• Entrance/Exit availabilities: In a poor attempt to direct traffic, the CTN volunteers created a panicked traffic jam.
  • Air Conditioning, although A/C was preferable over passing out from the infamous 2015 heat exhaustion, it made me appreciate the one scarf I packed in my luggage. After awhile, it was a sore topic for most bemoaning the coldness.



Panels/Screenings/Talks/Workshops:
  • Having spent most of my time at my table, I didn’t get a chance to attend many of these. With that said, I would warn that if you are attending these, looking for a magic formula to be the most amazing cartoonist/artist/animator/designer ever, you won’t find it. Instead you’ll find out that every pro says the same thing: Hard Work on your Craft, Perseverance, Networking & a tad bit of luck.
  • If you are a huge fan of animation and want some knowledge bombs then absolutely attend all the panels/screenings that spark your interest. Hearing about Floyd Norman’s life, or how Tonko House designed Moom, or listening to Eric Goldberg talk about the beauty of 2D animation is an amazing opportunity that you can only get at CTNx.
  • Advice for the youngsters attending these panels/Q&A’s: Unless it’s a recruiter, do not ask how do I get hired at [insert studio name here]? Ask specific questions that pertain to the person on stage. Talking to a story artist? Ask about camera angles, or their experience working with a certain director, when they are assigned a scene, how do they start? What’s their process?


Demonstrations:
  • Same thing applies here too. If you are looking for a magic formula from artists, you won’t find it. Will they have some good advice? Absolutely! Will you walk away even more inspired than when you arrived? Yes!
  • How could you not be inspired to test out pastels after watching Nic Gregory paint a beautiful LA sunset? Or get inspired to sculpt after listening to Aaron Blaise discuss sculpting while actually sculpting right in front of your face?! It’s things like this that make CTNX unique and worth every hard earned penny.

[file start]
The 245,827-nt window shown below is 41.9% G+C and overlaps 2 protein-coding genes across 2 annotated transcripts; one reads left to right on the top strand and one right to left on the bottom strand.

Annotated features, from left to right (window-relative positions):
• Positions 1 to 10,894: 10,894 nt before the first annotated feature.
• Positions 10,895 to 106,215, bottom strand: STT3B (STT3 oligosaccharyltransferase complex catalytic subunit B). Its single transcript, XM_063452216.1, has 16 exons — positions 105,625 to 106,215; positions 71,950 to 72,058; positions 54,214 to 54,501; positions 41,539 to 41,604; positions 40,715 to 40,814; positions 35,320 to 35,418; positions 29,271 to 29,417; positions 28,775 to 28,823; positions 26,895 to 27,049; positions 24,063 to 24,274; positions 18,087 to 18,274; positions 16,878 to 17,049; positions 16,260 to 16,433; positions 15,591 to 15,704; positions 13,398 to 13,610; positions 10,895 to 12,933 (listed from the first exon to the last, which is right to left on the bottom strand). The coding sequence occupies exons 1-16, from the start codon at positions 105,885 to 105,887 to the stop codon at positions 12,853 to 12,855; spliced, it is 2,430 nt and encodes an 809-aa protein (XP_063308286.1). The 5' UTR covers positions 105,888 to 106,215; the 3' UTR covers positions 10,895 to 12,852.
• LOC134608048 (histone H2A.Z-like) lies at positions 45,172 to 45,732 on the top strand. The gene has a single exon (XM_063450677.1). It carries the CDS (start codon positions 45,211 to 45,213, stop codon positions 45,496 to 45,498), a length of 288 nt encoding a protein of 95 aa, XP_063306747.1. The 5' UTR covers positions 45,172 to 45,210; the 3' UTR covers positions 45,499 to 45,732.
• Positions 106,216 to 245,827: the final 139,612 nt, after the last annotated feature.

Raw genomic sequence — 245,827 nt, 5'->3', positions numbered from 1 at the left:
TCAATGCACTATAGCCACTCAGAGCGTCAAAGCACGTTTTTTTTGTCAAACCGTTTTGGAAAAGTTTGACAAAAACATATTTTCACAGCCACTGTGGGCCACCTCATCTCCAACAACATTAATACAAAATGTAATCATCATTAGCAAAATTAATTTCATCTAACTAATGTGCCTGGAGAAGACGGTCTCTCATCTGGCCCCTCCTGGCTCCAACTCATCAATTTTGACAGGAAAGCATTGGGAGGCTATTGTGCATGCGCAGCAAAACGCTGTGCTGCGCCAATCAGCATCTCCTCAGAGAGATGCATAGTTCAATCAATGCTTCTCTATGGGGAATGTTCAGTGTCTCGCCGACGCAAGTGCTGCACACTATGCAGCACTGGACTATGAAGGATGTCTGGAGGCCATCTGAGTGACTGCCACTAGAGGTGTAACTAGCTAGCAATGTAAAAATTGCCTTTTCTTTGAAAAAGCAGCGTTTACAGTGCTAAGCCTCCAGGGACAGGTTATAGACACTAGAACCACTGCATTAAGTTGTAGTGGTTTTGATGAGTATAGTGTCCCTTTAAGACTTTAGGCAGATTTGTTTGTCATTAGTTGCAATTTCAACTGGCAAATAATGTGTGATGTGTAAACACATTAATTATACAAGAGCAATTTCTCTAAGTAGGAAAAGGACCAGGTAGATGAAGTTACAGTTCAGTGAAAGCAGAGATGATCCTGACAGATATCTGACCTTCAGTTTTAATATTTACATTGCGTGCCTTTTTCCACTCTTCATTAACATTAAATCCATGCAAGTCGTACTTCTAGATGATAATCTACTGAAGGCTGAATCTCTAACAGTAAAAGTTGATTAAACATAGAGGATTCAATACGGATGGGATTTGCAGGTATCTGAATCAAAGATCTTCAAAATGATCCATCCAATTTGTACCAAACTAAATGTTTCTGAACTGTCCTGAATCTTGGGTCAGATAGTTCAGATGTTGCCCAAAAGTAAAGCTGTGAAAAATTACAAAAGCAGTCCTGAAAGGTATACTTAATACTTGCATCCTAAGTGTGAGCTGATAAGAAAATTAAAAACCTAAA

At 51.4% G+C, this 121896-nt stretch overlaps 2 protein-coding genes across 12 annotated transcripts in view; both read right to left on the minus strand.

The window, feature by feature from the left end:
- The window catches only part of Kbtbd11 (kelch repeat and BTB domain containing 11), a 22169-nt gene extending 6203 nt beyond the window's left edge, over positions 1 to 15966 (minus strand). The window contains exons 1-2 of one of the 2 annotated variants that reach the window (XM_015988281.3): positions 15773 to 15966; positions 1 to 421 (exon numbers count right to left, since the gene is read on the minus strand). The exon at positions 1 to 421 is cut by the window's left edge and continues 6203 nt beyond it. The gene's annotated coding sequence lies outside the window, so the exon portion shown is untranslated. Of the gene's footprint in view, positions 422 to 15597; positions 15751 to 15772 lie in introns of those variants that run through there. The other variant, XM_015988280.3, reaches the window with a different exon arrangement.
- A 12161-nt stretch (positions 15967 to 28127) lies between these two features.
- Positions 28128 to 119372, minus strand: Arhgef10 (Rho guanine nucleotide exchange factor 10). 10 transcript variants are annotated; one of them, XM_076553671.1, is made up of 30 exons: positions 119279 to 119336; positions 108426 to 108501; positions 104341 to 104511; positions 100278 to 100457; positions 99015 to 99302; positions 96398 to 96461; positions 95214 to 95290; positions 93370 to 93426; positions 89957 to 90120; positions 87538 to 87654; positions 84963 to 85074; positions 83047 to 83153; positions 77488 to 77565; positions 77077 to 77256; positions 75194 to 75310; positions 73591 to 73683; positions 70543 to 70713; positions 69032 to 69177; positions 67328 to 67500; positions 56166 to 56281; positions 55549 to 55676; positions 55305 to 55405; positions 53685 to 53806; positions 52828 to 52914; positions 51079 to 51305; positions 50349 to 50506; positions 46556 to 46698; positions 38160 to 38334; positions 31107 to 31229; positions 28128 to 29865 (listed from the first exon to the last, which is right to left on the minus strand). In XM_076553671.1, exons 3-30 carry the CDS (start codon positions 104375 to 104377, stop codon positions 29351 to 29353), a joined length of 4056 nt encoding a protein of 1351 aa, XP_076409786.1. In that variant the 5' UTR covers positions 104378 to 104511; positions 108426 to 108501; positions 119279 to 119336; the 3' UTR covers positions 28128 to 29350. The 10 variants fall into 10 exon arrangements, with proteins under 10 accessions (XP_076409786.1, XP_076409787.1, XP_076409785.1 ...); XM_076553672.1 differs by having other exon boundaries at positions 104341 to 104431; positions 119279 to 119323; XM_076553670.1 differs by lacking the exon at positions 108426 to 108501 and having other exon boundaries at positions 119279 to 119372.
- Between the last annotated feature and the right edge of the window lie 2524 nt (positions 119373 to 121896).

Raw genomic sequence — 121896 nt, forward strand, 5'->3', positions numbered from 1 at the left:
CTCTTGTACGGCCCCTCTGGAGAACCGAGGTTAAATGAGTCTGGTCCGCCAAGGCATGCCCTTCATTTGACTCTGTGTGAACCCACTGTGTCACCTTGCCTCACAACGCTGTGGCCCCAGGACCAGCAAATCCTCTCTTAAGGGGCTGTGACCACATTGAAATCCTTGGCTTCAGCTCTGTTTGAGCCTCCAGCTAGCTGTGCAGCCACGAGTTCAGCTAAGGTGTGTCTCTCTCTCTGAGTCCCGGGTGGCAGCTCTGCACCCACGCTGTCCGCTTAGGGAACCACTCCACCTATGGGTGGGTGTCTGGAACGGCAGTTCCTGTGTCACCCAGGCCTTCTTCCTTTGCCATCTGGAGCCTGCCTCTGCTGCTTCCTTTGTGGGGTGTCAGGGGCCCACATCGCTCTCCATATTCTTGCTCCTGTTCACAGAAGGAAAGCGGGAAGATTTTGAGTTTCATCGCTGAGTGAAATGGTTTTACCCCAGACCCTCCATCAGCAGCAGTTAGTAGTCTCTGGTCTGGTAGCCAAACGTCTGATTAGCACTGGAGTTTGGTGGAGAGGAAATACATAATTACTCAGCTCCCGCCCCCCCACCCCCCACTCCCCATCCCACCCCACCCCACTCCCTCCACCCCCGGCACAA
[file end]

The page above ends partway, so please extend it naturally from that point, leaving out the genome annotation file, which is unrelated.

Selling & Exhibiting:
  • Don’t expect to pay for a trip to Hawaii on your CTNX earnings.
  • Quite frankly, if you broke even for your trip to LA, pat yourself on the back.
  • In my personal experience, art books, original sketches, or unique items like enamel pins are in demand. Sometimes, you get lucky if an angel wants an original art piece.
  • Sales are also heavily dependent on table placement. There are great spots, and there are lonely spots. It’s probably the same case for many conventions, not just CTNX.
  • Prices vary, and change every year. In special cases, CTN has been known to sponsor artists' trips and exhibit tables.
  • The exhibit hall itself is a great chance to snag some unique art pieces from your favorite artists and get some face time with those creators.


Networking:
  • Hands down CTNX is the most amazing opportunity to meet animation folks from high school students to 50 year veterans.
  • From the elevators to the hotel diner to exhibit hall, you can bump into amazingly cool people and bond over a love of all things animation related.
  • Each year this is one of the best parts - seeing and catching up with my amazing old & new friends that come together once a year at CTNX.





Recruiting:
  • CTN updated their websites and they look pretty nice. You can check it out here: http://ctnanimationexpo.com/alishea-gibson
  • Raise the Bar is a great opportunity to make your portfolio the best it can be by a specific date. At the actual recruiting events, this is an opportunity to make connections, and get some portfolio feedback.
  • I’ve heard a lot of (and experienced some) good & bad things about the CTNX recruiting events.
  • In my personal experience, just you put your best self and some elbow grease into your portfolio, submit it to all possible options, and someone will notice.
  • If you go into each possible meeting knowing exactly what you want to get out of it, then hopefully each meeting will be a successful one.
  • If you’re good & lucky enough get a meeting, here’s a few tips: